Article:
Tuesday, February 7, 2023

New affordable housing planned for Southwest Austin

January 9, 2014  

by Bobbie Jean Sawyer

Foundation Communities, a non-profit organization devoted to providing affordable housing throughout the city, is applying for funds to expand Southwest Trails apartments by 60 units on an eight-acre plot of land between Highway 71 and the current location at 8405 Old Bee Caves Road in Oak Hill.

“We’ve got land under contract that’s adjacent to us,” said Walter Moreau, executive director of Foundation Communities. “We’re just at the beginning stage so we haven’t got our site planning and engineering done.”

The Southwest Trails apartments, which were completed in 2001 as the first affordable housing in Southwest Austin, are made up of 160 apartments designated for working families in a $20,000 to $40,000 yearly income range. Rent is about $700 per month for a two-bedroom unit, Moreau said.

“Most of our families are working and everybody pays rent. It’s not Section 8 housing. It’s not public housing,” Moreau said. “We think it’s really important to still have some very well-maintained, first class affordable housing that can serve Southwest Austin.”

Moreau said Southwest Trails has established itself as an integral part of Oak Hill.

“We really love Oak Hill and we’ve been part of the community.  OHAN (Oak Hill Association of Neighborhoods) supported Southwest Trails 12 years ago, so since we’re at the beginning of the process, we really are asking for the neighborhood support again,” Moreau said. “We’re very proud of our track record. We’re not coming into the neighborhood from some place else. We’ve been here.”

Affordable housing has been an issue at the forefront of local politics. In November, Austin residents voted in favor of a $65 million affordable housing bond.

Moreau said the vote is indicative of voters’ growing awareness of Austin’s housing problem.

“For all of our new developments we’ve had a funding gap. The bonds have helped to fill that gap,” Moreau said. “I think this election voters have had more time and paid attention to see how the housing bonds are spent.”

Moreau said due to an increased cost of living and higher property taxes, many working families with household incomes less than $50,000 are getting priced out of the city.

“What we’re seeing is hardworking families that can’t afford the rent here are giving up on Austin and moving out of the region or moving to the suburbs, which then impacts traffic,” Moreau said.

In addition to affordable housing, Foundation Communities also provides onsite tutoring for residents and neighborhood kids through the Learning Center.

Isaac Rosales, coordinator at the Southwest Trails Learning Center, said the facility provides educational assistance to about 48 kindergarten through 5th grade students per week, offering after school homework assistance, reading programs and access to a computer lab.

The Learning Center, which employs six full time staff members, also provides English as a Second Language (ESL) classes for adults. The center offers free childcare for the duration of the classes, which are held from 6:30 p.m. to 8:30 p.m. Monday through Thursday.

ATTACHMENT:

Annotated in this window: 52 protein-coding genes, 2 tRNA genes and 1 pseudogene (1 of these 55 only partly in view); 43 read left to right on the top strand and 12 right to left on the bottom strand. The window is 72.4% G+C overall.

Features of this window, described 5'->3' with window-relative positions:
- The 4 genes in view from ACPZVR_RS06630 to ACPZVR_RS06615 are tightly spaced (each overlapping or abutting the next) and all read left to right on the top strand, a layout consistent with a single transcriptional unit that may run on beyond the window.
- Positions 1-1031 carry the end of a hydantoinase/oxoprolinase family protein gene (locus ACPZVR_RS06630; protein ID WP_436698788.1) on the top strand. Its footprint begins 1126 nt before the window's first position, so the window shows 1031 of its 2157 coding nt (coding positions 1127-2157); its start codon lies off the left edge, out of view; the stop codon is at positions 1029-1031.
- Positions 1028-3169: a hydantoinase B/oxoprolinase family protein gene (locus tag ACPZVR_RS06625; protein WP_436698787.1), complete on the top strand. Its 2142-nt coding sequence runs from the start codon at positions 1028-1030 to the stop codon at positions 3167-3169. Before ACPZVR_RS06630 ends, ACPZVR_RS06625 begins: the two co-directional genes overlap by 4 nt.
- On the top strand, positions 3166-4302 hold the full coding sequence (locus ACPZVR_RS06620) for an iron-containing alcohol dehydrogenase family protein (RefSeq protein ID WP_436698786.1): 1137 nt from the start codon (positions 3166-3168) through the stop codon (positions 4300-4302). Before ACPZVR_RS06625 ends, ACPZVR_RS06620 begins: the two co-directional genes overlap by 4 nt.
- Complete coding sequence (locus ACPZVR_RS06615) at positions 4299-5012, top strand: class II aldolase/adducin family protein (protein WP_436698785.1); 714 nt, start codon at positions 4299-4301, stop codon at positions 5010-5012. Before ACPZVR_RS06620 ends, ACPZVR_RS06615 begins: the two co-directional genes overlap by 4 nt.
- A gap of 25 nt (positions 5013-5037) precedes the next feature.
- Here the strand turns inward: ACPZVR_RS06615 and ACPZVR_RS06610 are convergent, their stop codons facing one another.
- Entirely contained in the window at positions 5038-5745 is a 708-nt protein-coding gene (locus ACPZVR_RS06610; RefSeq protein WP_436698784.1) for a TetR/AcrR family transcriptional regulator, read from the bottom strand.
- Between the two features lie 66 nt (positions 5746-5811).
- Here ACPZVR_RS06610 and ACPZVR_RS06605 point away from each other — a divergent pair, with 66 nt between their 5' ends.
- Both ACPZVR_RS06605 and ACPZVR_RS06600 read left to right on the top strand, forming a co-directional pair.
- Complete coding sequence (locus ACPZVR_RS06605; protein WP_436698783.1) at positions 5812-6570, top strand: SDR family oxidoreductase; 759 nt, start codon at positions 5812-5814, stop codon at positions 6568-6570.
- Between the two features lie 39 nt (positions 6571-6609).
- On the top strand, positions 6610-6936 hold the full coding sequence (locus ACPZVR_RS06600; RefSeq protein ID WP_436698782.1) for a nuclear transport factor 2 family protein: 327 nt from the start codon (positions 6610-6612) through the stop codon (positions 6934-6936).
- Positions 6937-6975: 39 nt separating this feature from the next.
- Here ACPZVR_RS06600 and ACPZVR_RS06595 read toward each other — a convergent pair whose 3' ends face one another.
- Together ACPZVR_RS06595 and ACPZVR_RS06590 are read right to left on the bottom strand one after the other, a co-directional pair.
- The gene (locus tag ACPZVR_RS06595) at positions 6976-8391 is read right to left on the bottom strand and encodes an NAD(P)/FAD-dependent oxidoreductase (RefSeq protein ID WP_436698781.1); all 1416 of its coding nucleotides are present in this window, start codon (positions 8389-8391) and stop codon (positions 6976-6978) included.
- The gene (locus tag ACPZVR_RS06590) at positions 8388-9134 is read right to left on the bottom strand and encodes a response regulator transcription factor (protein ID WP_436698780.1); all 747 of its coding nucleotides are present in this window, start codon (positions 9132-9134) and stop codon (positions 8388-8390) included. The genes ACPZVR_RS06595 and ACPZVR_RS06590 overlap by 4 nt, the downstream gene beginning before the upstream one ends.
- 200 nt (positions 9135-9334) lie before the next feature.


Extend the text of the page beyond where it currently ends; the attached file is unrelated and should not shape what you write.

Judge Susan Steeg, Travis County Precinct 3 Justice of the Peace and president of the Oak Hill Rotary Club, frequently worked with students at the Learning Center as part of the Rotary Club’s literacy outreach efforts.

Steeg said the Southwest Trails Learning Center, which is one of 10 centers operated by Foundation Communities, provides invaluable assistance to working parents, helping families balance work and school.

“A lot of these parents are at work until 6 o’clock and then they have to pick up the kids and make dinner and get them ready for the next day. So I thought it was great for them to have the kids ready with their homework already done for the next day,” Steeg said. “Working families have a lot to juggle and this was a way that the kids would be able to complete their homework and be able to get that one-on-one help for subjects that they needed help with.”

Rosales said the Learning Center not only provides educational assistance, but also helps ease financial stresses on parents.

“Just in the after school program and the summer program, there’s humongous money savings, especially for parents that wouldn’t necessarily be able to afford childcare, but they have to have childcare because they have to go to work,” Rosales said. “That’s a gigantic savings for our families and it also lessens the burden on bill-paying.”

Rosales also stocks the apartment community’s food pantry with food from the Capital Area Food Bank.

“Hard times unfortunately happen,” Rosales said. “When you’re having to decide between paying a bill or being able to pay your rent and maybe a couple bags of groceries, we are fortunately able to step in and just let them know—especially if you’re in an emergency situation—you can come by once a week to get food.”

Foundation Communities has an additional project in the works for Southwest Austin. Moreau said the Homestead Apartments, which will include 140 affordable housing units and a Learning Center, is slated for completion in 2015 and will be located on a 29-acre tract of land near the intersection of Slaughter Lane and Brodie Lane.

For more information on Foundation Communities visit www.foundcom.org.


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